First year of Peer Court adjourns

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By Staff Brunswick Beacon

SHALLOTTE—Peer Court is now adjourned—but only for the summer.

Shallotte Middle School just finished its first year hosting a Peer Court program, an after-school court hearing where student offenders are prosecuted and defended by their peers.

Ardith Shaw, Peer Court coordinator, said the program provides students an alternative to Juvenile Court in the hopes of reducing the out of school suspension rate. Shaw said more than 800 days were lost last year due to such suspensions.

A local judge and community volunteers help run the program, which was funded in part by Juvenile Crime Prevention Council and in part from a Communities in Schools grant the school received earlier this year. South Brunswick and Shallotte Rotary Clubs also contributed to the program.

Shallotte Middle is the first in the state to have a Peer Court program.

During its first year in operation, there were nine Peer Court sessions, and 26 students were sentenced. Of those, 64 percent have completed their sentence and 64 percent have not re-offended. Ardith Shaw, Peer Court coordinator, said those percentages should rise once students sentenced in April complete their sentences.

Sentences have required students to write essays and letters of apology, restricted attendance from school functions, attend counseling sessions, attend substance abuse counseling, participate in Saturday School and maintain satisfactory academic performance.

Shaw said while she wants the number of non-repeat offenders to be higher, she is pleased with the results of the first-year program.

“Once the kids here at the school realize the importance of Peer Court, they take it seriously,” she said.

Changes will be made to the program next year, which Shaw believes will make a difference. Shaw hopes to be able to hire the tutor brought in to specifically work with student offenders full-time. Counseling was added towards the end of the first year, and Shaw said it will now be offered from the beginning.

“I can’t ask a child to change if I don’t provide the right kind of resources,” she said.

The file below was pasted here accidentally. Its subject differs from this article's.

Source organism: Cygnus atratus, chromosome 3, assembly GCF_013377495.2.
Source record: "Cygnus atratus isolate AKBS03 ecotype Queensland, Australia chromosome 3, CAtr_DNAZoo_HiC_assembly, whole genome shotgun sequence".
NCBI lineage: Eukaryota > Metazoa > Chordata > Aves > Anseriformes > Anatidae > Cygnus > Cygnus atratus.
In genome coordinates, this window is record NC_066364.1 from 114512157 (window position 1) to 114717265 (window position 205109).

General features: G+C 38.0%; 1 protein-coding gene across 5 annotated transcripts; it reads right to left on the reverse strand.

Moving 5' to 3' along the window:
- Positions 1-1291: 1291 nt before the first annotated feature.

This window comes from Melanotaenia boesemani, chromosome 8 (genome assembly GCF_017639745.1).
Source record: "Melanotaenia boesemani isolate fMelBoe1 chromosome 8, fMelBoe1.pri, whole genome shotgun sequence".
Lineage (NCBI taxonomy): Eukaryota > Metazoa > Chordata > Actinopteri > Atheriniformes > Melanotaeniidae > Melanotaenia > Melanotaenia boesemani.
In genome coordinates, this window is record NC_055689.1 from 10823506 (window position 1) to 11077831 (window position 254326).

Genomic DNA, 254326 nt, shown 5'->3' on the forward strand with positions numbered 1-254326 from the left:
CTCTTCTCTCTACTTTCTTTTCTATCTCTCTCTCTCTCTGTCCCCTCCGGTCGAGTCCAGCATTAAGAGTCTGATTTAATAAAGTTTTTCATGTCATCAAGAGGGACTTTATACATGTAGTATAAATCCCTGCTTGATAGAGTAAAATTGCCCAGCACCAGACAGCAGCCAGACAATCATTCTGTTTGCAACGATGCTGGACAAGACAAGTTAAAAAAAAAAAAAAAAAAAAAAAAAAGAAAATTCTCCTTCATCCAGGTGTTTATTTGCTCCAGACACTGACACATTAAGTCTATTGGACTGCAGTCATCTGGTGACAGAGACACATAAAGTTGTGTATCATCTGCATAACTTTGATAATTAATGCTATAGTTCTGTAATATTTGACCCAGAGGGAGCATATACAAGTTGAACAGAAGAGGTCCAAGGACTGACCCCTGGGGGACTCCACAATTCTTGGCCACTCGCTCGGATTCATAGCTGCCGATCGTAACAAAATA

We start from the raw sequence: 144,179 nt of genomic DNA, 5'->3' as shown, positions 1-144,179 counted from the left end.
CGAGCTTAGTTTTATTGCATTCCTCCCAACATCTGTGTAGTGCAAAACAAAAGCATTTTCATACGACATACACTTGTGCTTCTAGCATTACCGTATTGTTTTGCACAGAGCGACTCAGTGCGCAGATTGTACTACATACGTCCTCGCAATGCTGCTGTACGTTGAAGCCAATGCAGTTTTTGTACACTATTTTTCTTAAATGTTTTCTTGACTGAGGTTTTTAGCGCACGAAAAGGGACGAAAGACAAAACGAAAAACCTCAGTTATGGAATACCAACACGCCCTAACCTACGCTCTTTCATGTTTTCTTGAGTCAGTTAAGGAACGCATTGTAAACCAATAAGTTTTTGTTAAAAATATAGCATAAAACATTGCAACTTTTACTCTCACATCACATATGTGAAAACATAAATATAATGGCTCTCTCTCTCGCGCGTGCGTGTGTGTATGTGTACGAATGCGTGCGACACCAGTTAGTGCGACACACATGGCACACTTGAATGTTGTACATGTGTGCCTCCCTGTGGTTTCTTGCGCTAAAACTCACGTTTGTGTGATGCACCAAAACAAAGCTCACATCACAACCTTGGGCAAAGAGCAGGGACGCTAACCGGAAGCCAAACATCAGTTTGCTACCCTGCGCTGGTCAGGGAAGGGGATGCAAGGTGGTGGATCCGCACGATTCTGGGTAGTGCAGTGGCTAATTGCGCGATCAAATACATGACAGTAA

Shaw plans on offering the services during the summer months, as student offenders have requested continual treatment.

Teachers throughout SMS have noticed Peer Court’s influence on their students. According to a survey, 60 percent of teachers noted change in their classrooms.

“As far as I’ve heard, the program has definitely been beneficial,” Shaw said.

Student volunteers play a vital role in the program. Acting as prosecuting and defense attorneys, bailiffs and jury members, students have many ways to be involved in the program. More than 900 volunteer hours were recorded this year.

Seventh-grader Tyler Hicks said he likes playing a prosecuting attorney the best.

“I like trying to help people out and help them make the right choices,” he said.

Hicks said he is considering becoming a lawyer or a policeman due to his involvement in Peer Court.

“They bring justice to the court,” he said.

Eighth-grader Jacob Hill said playing a defense attorney is the hardest job because there are many different ways to present a case.

“You don’t want to get [the student offender] into a lot of trouble, but you got to do what you got to do,” he said. “It’s because of their own choices they’re in Peer Court. Sometimes the harsher the punishment, the better choices they’ll make.”

District Judge Marion Warren volunteered as the Peer Court judge throughout the year and said he was impressed with the level of maturity the student volunteers displayed.

“It was refreshing to see a group of young people who were more attentive and conducted themselves in a manner more appropriately than the adults who were present to handle their cases,” he said.

“Their insight into the judicial process was demonstrated in the manner in which they addressed the court.”

Peer Court will operate through a grant for the next year, but Shaw is convinced the program needs to be a permanent fixture not only at SMS but also at every middle school in the county.

“The students have exceeded my expectations,” Shaw said. “I’ve worked with some really good kids this year on both sides of the table.”